Republicans signal new infrastructure offer ‘soon’… Senate Republicans are planning to make a new overture to Biden on infrastructure spending, and said they’ll continue trying this week to strike a bipartisan deal after rejecting the White House’s latest counteroffer of $1.7 trillion as too costly. “We’re not going to walk away,” said Sen. Shelley Moore Capito (R-W.Va.), the lead Republican negotiator. Senator Roger Wicker (R-Miss.) said that the GOP would be willing to spend $1 trillion over eight years — a figure well above what they said in the past. However, specific details on the last GOP offer have been scarce. Wicker said Republicans are “fleshing out the numbers” and hopes to have “a sensible offer” by the end of the week. Capito said she would be meeting with her colleagues over the next day to determine what the offer would be.

Panel sets Wednesday clean energy tax bill markup... Senate Finance Committee Chairman Ron Wyden (D-Ore.) released the chairman’s mark of his Clean Energy for America Act, in advance of Wednesday’s markup. The bill would replace existing clean energy tax breaks with a technology-neutral tax incentive. It would also repeal the existing per-manufacturer cap on the plug-in electric vehicle credit and make it refundable for individuals. Commercial operators would have access to a non-refundable credit worth 30% of the purchase of an electric vehicle. The new tax credit would replace current tax incentives for fuels such as biodiesel, advanced biofuels and natural gas. Fuels could qualify for the new credit if their lifecycle emissions are at least 25% below the current U.S. national average. Corn-based ethanol producers also would be able to apply for the credit.

Biden to direct $1 billion for weather preparedness… President Joe Biden yesterday announced a doubling of federal spending on preparations for severe weather events, the president’s latest move to put climate change at the center of his domestic agenda. The administration will provide $1 billion this year to state, local and tribal governments to prevent damage from floods, hurricanes, wildfires and other natural disasters, the White House said in a statement. Biden is also directing the National Aeronautics and Space Administration to collect more advanced climate data. On May 20, NOAA said there was a 60% chance of an above-normal hurricane season, a 30% chance of a near-normal season, and a 10% chance of a below-normal season. Additionally, forecasters expect a likely range of 13 to 20 named storms, of which six to 10 could became hurricanes.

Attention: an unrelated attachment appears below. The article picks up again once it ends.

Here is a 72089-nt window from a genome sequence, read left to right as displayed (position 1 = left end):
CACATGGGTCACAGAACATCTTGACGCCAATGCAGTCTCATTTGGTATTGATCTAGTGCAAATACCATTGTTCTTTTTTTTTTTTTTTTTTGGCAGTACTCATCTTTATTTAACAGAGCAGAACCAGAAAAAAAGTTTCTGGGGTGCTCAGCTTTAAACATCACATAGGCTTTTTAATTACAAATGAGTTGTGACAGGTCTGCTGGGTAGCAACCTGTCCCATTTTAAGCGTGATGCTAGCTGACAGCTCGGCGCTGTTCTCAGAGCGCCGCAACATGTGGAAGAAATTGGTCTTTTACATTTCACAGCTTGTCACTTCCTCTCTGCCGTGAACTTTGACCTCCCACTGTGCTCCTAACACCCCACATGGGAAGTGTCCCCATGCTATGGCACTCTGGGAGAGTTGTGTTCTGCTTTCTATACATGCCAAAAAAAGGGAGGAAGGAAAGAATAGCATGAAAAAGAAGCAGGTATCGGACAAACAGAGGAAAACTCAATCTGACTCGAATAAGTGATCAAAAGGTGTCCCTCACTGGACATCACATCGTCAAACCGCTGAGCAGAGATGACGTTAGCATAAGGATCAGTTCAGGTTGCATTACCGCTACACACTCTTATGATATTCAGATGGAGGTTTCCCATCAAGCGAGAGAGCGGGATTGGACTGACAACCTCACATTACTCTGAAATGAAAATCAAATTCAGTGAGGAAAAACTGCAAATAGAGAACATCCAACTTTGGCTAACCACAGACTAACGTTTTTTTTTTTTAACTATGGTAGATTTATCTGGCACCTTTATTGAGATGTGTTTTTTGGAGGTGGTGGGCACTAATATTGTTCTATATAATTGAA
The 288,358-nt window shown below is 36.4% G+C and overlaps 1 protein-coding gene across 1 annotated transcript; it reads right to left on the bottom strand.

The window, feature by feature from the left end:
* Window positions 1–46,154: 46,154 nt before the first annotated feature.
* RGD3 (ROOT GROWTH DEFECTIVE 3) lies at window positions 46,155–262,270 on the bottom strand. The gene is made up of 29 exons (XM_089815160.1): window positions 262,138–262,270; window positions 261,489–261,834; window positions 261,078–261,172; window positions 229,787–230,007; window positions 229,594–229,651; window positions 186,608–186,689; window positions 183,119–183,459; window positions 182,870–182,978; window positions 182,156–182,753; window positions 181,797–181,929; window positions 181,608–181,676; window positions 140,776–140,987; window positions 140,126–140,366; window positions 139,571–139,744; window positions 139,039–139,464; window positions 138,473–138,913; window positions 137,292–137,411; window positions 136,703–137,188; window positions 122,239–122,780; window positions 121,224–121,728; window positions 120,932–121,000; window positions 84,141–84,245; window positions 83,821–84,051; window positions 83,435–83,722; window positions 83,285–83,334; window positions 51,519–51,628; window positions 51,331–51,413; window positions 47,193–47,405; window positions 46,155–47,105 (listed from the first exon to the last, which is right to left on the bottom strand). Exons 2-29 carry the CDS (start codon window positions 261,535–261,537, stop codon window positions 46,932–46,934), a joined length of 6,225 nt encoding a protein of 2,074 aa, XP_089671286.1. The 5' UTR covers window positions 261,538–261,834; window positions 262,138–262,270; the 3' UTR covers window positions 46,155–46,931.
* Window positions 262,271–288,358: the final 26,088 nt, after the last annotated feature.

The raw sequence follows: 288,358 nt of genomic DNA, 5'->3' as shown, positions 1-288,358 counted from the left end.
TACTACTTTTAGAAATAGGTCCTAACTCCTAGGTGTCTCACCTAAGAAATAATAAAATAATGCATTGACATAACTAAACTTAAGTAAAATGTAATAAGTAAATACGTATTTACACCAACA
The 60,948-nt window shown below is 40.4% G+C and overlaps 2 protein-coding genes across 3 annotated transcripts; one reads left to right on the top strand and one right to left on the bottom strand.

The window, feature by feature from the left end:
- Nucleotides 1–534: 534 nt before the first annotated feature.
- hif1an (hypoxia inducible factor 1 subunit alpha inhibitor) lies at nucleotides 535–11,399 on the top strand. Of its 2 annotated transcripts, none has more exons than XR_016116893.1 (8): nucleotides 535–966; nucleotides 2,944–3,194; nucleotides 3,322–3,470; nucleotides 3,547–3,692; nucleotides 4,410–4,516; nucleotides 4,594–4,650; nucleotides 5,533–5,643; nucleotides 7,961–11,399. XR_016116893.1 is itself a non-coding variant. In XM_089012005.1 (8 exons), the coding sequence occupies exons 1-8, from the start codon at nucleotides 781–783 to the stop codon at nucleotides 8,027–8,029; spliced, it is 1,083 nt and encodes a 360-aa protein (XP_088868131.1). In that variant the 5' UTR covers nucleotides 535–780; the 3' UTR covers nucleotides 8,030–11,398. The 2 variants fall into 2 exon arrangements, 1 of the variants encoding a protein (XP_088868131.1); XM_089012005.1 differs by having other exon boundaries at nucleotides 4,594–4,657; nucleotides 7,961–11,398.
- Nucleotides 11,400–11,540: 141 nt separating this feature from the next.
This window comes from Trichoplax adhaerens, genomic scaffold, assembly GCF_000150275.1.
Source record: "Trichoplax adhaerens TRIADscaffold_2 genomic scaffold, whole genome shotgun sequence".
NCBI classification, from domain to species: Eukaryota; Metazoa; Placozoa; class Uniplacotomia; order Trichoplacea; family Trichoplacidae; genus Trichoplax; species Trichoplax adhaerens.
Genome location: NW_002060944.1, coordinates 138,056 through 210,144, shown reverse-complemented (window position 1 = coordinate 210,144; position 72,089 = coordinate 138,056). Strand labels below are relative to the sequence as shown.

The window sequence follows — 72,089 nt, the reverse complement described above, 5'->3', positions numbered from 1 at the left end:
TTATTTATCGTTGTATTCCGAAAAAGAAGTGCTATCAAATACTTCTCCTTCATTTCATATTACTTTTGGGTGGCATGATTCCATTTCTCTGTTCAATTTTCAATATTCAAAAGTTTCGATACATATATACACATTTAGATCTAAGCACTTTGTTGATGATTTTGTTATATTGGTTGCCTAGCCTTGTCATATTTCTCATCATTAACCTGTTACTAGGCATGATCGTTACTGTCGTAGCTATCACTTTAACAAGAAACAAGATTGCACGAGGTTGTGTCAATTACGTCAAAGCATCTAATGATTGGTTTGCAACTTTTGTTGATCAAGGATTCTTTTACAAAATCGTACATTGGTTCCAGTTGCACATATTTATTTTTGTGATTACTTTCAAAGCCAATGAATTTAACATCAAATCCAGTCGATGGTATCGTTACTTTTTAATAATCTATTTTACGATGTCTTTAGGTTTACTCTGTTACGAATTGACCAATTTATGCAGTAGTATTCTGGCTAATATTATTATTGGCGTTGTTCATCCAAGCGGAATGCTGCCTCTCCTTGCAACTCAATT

ISU economists says line speed court ruling will slash pork processing capacity by 2.5%... At the end of March, a U.S. District Court for Minnesota struck down provisions of USDA’s New Swine Inspection System permitting faster line speeds at federally inspected pork processing facilities. Dr. Dermot Hayes, an economist with Iowa State University, says that even with possible mandatory overtime to compensate for lost capacity, the industry will lose 2.5% of overall harvest capacity if the ruling stands. He explains, “Six pork processing plants are currently operating at higher line speeds allowed under the new USDA inspection system. Five of these plants have been operating at these speeds for more than 20 years under the pilot program introduced during the Clinton administration.” Three of the impacted plants are located near top-producing Iowa. He says this will cost producers $83.2 million via lower spot market prices, with small hog farmers likely to bear the brunt of the decision. “Packers will likely use Force Majeure provisions to declare their pricing contracts with hog farmers null and void, forcing these farmers to sell their hogs on the spot market,” Hayes says. The decision is set to take effect July 1.

Consultant fears Argentine beef export suspension could last much longer than billed… Last week, Argentina announced it would suspend beef exports for at least 30 days to slow domestic food inflation, which is running at approximately 50%. Cordonnier comments, “If history is a lesson, it is doubtful if the beef export suspension will be lifted after 30 days.  The last time such action was taken, it stayed in place in one form or another for years.”

Strong beef demand signals continue… Cash cattle traded at an average price of $119.72 last week, basically unchanged from the week prior and a few bucks above June futures. Early expectations are for more of the same this week, but the market has shown little initial interest in aligning the cash market with futures. The market was encouraged by last week’s uptick in processing, but several more weeks of strong tallies will likely be needed improve marketing currentness and support higher cash cattle prices. Yesterday’s cold storage update from USDA showed 29.4 million-lb. drawdown in frozen beef stocks, which was much more aggressive than the typical 11.4-million-lb. retreat and a positive demand signal. Boxed beef values climbed $1.08 (Select) to $2.66 (Choice) to start the week, but movement was light at 99 loads.

Cash hog bids climbed on Monday… The pork cutout value climbed $1.35 to start the week, which was well off morning trade that shot the pork cutout $7.43 higher. Movement was lackluster at 226.95 loads. But USDA’s monthly Cold Storage update for the end of April reflected a lighter build in frozen pork stocks than is typically seen from March. Cash hog bids climbed a national average of $2.51 on Monday.

Overnight demand news… Egypt bought 240,000 MT of wheat from Romania. Japan is seeking to buy 124,620 MT of food-quality wheat from the U.S. and Canada in a regular tender. Algeria issued an international tender to buy a nominal 50,000 MT of durum wheat.

Today’s reports